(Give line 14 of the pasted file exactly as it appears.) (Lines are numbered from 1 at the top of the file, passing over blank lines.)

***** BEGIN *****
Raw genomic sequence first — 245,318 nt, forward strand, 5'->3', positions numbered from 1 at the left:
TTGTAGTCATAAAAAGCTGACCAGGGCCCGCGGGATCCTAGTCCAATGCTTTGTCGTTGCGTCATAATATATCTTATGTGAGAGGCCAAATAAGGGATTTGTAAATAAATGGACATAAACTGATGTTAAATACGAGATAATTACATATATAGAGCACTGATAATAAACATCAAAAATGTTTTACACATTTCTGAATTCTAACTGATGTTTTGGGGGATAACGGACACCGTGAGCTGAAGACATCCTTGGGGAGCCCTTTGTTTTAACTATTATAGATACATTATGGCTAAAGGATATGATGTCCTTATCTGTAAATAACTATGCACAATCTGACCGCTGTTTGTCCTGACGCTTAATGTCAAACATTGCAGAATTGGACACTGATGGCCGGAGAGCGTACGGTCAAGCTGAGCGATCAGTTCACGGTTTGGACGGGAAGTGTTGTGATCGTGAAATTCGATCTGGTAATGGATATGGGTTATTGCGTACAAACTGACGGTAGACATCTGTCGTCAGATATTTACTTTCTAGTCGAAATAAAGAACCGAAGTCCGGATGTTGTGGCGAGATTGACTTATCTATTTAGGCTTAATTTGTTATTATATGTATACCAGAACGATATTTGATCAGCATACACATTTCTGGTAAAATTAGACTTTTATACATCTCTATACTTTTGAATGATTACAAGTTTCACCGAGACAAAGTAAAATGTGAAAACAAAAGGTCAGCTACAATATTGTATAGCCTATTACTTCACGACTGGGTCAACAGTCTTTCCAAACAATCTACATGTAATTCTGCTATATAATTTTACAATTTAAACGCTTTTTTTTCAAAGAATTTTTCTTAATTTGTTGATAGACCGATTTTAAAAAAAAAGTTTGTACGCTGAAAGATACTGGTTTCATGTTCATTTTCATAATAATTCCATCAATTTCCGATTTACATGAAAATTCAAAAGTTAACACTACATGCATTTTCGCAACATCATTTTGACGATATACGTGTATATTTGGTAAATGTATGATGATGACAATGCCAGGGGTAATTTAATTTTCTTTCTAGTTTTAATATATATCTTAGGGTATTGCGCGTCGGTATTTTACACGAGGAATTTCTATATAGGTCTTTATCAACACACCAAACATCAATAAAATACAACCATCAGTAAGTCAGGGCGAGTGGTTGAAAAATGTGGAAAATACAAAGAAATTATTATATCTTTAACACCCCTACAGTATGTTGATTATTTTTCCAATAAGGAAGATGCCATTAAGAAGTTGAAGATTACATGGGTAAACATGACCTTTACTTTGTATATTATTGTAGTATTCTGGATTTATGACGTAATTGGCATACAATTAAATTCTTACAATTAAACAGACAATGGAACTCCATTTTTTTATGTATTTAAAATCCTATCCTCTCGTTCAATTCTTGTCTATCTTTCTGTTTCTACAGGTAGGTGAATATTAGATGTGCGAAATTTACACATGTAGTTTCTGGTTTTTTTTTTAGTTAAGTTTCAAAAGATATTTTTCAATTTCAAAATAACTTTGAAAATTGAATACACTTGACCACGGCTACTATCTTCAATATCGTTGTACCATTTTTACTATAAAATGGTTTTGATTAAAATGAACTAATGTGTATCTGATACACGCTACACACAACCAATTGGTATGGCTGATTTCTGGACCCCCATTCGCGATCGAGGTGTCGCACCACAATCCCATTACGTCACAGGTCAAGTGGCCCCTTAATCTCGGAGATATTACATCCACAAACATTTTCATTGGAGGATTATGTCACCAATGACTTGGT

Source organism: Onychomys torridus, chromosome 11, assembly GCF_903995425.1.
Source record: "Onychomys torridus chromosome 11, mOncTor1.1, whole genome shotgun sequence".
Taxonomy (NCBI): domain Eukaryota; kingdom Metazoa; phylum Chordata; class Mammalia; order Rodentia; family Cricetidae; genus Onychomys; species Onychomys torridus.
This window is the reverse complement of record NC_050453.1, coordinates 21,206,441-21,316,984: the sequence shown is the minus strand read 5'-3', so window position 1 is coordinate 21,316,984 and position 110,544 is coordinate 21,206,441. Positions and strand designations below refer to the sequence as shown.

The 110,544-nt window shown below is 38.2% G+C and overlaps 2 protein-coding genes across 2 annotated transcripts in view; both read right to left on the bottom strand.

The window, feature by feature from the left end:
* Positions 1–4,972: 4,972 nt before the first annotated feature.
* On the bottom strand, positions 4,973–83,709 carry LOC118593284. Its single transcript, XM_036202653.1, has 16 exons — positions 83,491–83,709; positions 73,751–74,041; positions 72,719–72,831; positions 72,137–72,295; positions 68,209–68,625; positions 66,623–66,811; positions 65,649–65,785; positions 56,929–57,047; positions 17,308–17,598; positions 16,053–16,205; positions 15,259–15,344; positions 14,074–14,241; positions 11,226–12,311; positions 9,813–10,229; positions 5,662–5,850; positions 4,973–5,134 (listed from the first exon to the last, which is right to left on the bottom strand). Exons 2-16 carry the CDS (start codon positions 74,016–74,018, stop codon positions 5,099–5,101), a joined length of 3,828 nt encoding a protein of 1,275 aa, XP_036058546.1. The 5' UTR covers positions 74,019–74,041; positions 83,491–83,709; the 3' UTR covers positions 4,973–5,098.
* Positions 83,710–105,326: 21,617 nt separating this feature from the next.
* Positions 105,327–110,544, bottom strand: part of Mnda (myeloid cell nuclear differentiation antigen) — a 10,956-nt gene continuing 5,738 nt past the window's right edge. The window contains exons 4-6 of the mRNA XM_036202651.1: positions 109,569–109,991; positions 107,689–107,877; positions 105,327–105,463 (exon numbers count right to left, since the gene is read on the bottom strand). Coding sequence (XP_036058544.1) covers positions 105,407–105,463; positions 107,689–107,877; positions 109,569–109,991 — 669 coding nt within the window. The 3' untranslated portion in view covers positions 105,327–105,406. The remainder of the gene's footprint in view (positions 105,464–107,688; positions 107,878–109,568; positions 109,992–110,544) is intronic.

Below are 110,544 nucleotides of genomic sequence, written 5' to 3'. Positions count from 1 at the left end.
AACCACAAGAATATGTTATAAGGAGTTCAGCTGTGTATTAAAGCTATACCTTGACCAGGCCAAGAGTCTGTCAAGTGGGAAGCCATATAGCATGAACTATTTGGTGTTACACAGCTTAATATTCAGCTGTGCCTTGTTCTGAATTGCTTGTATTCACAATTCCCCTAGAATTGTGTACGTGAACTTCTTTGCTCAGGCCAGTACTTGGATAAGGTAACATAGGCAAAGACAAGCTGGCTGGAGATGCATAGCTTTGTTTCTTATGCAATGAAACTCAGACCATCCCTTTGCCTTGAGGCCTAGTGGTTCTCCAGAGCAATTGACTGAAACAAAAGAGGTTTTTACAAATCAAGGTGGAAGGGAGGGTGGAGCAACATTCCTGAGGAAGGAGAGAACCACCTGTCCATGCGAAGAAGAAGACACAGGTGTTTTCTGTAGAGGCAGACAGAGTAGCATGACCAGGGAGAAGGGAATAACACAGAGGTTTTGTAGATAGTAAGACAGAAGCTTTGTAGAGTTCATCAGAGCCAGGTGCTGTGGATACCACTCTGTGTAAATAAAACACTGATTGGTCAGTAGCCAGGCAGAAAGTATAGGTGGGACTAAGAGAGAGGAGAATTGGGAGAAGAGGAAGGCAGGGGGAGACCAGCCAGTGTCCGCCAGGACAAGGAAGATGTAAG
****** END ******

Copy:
AACCACAAGAATATGTTATAAGGAGTTCAGCTGTGTATTAAAGCTATACCTTGACCAGGCCAAGAGTCTGTCAAGTGGGAAGCCATATAGCATGAACTATTTGGTGTTACACAGCTTAATATTCAGCTGTGCCTTGTTCTGAATTGCTTGTATTCACAATTCCCCTAGAATTGTGTACGTGAACTTCTTTGCTCAGGCCAGTACTTGGATAAGGTAACATAGGCAAAGACAAGCTGGCTGGAGATGCATAGCTTTGTTTCTTATGCAATGAAACTCAGACCATCCCTTTGCCTTGAGGCCTAGTGGTTCTCCAGAGCAATTGACTGAAACAAAAGAGGTTTTTACAAATCAAGGTGGAAGGGAGGGTGGAGCAACATTCCTGAGGAAGGAGAGAACCACCTGTCCATGCGAAGAAGAAGACACAGGTGTTTTCTGTAGAGGCAGACAGAGTAGCATGACCAGGGAGAAGGGAATAACACAGAGGTTTTGTAGATAGTAAGACAGAAGCTTTGTAGAGTTCATCAGAGCCAGGTGCTGTGGATACCACTCTGTGTAAATAAAACACTGATTGGTCAGTAGCCAGGCAGAAAGTATAGGTGGGACTAAGAGAGAGGAGAATTGGGAGAAGAGGAAGGCAGGGGGAGACCAGCCAGTGTCCGCCAGGACAAGGAAGATGTAAG